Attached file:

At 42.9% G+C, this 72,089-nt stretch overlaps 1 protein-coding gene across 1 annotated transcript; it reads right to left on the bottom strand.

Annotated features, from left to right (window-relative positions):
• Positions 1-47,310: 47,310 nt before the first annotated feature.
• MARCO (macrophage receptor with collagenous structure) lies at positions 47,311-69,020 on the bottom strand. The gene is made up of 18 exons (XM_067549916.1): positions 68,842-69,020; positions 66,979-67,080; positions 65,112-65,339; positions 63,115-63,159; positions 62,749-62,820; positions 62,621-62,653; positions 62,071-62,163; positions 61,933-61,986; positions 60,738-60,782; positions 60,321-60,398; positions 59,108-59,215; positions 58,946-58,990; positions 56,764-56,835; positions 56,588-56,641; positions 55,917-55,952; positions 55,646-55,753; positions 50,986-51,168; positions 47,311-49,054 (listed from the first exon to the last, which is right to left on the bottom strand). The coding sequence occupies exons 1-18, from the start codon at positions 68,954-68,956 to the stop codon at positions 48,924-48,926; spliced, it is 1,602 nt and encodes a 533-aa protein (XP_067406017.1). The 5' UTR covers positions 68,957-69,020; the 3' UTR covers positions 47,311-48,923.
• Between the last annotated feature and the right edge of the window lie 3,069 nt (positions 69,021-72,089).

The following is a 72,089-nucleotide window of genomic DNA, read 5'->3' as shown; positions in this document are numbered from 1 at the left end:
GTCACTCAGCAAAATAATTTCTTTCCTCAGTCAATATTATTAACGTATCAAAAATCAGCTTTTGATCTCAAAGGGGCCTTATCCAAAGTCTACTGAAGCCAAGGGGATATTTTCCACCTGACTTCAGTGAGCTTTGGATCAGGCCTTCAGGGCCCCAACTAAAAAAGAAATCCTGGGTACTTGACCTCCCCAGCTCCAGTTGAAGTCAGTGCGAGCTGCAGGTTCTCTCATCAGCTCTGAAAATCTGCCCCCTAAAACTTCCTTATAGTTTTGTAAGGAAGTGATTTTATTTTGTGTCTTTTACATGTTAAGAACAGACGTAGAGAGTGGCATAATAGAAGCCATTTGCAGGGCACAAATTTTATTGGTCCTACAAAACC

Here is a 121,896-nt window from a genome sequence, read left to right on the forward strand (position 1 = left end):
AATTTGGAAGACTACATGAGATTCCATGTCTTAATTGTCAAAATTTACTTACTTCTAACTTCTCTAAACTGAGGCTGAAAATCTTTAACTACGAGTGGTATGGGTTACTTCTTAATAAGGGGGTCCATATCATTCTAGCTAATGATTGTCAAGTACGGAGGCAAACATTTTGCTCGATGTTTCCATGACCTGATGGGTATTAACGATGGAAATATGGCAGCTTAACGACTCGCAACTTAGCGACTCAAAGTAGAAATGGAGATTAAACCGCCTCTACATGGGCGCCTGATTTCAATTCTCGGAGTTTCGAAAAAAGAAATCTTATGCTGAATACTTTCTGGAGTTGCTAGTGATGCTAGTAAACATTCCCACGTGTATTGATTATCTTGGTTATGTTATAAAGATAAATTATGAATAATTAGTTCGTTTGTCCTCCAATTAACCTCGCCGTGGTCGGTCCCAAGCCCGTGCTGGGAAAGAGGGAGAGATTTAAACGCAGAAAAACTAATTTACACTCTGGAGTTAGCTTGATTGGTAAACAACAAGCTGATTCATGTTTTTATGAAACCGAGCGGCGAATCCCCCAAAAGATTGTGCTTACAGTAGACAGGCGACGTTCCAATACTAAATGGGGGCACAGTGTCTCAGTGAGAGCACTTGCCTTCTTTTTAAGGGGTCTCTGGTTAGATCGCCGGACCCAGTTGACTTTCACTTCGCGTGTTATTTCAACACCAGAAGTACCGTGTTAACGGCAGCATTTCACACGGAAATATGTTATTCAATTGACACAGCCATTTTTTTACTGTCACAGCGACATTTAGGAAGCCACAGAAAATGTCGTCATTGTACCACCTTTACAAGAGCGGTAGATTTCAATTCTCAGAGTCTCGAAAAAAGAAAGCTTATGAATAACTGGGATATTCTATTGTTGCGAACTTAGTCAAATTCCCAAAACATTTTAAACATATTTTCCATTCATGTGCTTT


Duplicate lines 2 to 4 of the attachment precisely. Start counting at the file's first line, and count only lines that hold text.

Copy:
Annotated features, from left to right (window-relative positions):
• Positions 1-47,310: 47,310 nt before the first annotated feature.
• MARCO (macrophage receptor with collagenous structure) lies at positions 47,311-69,020 on the bottom strand. The gene is made up of 18 exons (XM_067549916.1): positions 68,842-69,020; positions 66,979-67,080; positions 65,112-65,339; positions 63,115-63,159; positions 62,749-62,820; positions 62,621-62,653; positions 62,071-62,163; positions 61,933-61,986; positions 60,738-60,782; positions 60,321-60,398; positions 59,108-59,215; positions 58,946-58,990; positions 56,764-56,835; positions 56,588-56,641; positions 55,917-55,952; positions 55,646-55,753; positions 50,986-51,168; positions 47,311-49,054 (listed from the first exon to the last, which is right to left on the bottom strand). The coding sequence occupies exons 1-18, from the start codon at positions 68,954-68,956 to the stop codon at positions 48,924-48,926; spliced, it is 1,602 nt and encodes a 533-aa protein (XP_067406017.1). The 5' UTR covers positions 68,957-69,020; the 3' UTR covers positions 47,311-48,923.